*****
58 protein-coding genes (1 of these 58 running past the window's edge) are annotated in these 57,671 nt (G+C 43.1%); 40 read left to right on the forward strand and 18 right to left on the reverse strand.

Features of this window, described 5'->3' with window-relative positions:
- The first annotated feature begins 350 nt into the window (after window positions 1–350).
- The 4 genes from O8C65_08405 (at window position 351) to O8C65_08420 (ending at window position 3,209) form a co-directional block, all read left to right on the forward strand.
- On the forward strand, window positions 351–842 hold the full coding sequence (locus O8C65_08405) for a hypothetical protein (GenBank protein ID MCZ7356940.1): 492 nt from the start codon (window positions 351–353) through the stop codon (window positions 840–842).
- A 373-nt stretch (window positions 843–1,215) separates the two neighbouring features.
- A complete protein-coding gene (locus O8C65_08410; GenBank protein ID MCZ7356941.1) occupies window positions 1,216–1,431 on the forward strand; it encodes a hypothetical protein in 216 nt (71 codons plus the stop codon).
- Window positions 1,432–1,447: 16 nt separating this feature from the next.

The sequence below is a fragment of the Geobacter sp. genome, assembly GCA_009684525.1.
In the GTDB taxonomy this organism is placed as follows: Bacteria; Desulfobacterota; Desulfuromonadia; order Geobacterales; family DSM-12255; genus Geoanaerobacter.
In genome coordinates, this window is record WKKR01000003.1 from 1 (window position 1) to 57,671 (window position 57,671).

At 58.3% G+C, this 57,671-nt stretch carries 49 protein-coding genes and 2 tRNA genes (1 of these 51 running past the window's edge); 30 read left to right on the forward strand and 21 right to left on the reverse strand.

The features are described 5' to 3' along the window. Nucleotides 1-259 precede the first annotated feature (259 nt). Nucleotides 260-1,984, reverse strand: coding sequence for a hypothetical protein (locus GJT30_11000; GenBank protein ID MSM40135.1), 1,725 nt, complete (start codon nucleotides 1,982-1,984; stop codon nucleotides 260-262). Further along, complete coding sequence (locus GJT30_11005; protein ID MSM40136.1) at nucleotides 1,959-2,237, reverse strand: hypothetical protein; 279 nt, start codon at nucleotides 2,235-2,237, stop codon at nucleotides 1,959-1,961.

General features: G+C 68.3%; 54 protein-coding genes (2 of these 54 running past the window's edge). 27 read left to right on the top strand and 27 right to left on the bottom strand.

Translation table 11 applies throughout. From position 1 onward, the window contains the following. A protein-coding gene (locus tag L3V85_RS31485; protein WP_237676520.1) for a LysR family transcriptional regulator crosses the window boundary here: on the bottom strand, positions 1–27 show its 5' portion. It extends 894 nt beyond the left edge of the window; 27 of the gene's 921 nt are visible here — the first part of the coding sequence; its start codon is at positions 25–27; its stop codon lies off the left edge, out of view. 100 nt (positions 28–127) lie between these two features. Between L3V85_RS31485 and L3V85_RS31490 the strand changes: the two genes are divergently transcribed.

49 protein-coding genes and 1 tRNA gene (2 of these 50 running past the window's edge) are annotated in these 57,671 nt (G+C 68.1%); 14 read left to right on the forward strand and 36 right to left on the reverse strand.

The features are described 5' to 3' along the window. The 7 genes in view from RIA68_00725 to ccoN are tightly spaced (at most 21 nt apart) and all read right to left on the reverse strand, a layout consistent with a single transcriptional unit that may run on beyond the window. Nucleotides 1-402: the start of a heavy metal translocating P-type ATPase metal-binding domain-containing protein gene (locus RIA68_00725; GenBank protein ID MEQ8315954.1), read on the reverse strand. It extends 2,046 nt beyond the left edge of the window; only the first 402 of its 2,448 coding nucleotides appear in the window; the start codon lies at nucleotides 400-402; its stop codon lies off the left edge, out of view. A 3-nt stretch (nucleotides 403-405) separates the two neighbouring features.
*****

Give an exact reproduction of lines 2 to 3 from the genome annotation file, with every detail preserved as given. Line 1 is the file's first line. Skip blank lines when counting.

Features of this window, described 5'->3' with window-relative positions:
- The first annotated feature begins 350 nt into the window (after window positions 1–350).